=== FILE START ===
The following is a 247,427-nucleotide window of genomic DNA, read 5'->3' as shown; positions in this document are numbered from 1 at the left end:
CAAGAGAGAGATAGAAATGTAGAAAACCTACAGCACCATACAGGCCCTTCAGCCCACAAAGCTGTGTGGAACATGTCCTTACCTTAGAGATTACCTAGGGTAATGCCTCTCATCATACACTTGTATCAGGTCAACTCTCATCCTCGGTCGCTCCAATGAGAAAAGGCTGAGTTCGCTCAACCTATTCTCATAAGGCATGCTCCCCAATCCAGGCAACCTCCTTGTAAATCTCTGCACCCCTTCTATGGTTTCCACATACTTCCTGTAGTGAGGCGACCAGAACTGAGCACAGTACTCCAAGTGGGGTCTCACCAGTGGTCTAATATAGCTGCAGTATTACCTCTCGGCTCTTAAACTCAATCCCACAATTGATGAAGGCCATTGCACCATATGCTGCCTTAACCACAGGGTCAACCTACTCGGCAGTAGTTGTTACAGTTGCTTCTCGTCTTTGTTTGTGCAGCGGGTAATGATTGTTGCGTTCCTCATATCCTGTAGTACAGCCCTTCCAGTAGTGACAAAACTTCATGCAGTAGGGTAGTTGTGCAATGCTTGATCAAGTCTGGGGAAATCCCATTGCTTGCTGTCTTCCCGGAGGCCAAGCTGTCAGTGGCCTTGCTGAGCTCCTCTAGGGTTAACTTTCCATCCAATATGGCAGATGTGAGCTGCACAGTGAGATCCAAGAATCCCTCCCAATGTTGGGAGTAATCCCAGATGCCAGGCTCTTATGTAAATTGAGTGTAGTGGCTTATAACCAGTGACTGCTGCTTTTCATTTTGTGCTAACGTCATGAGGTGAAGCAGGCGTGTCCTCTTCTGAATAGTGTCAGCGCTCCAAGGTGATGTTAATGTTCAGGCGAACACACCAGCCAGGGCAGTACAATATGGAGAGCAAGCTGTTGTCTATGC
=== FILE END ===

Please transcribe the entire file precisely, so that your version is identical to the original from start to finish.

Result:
The following is a 247,427-nucleotide window of genomic DNA, read 5'->3' as shown; positions in this document are numbered from 1 at the left end:
CAAGAGAGAGATAGAAATGTAGAAAACCTACAGCACCATACAGGCCCTTCAGCCCACAAAGCTGTGTGGAACATGTCCTTACCTTAGAGATTACCTAGGGTAATGCCTCTCATCATACACTTGTATCAGGTCAACTCTCATCCTCGGTCGCTCCAATGAGAAAAGGCTGAGTTCGCTCAACCTATTCTCATAAGGCATGCTCCCCAATCCAGGCAACCTCCTTGTAAATCTCTGCACCCCTTCTATGGTTTCCACATACTTCCTGTAGTGAGGCGACCAGAACTGAGCACAGTACTCCAAGTGGGGTCTCACCAGTGGTCTAATATAGCTGCAGTATTACCTCTCGGCTCTTAAACTCAATCCCACAATTGATGAAGGCCATTGCACCATATGCTGCCTTAACCACAGGGTCAACCTACTCGGCAGTAGTTGTTACAGTTGCTTCTCGTCTTTGTTTGTGCAGCGGGTAATGATTGTTGCGTTCCTCATATCCTGTAGTACAGCCCTTCCAGTAGTGACAAAACTTCATGCAGTAGGGTAGTTGTGCAATGCTTGATCAAGTCTGGGGAAATCCCATTGCTTGCTGTCTTCCCGGAGGCCAAGCTGTCAGTGGCCTTGCTGAGCTCCTCTAGGGTTAACTTTCCATCCAATATGGCAGATGTGAGCTGCACAGTGAGATCCAAGAATCCCTCCCAATGTTGGGAGTAATCCCAGATGCCAGGCTCTTATGTAAATTGAGTGTAGTGGCTTATAACCAGTGACTGCTGCTTTTCATTTTGTGCTAACGTCATGAGGTGAAGCAGGCGTGTCCTCTTCTGAATAGTGTCAGCGCTCCAAGGTGATGTTAATGTTCAGGCGAACACACCAGCCAGGGCAGTACAATATGGAGAGCAAGCTGTTGTCTATGC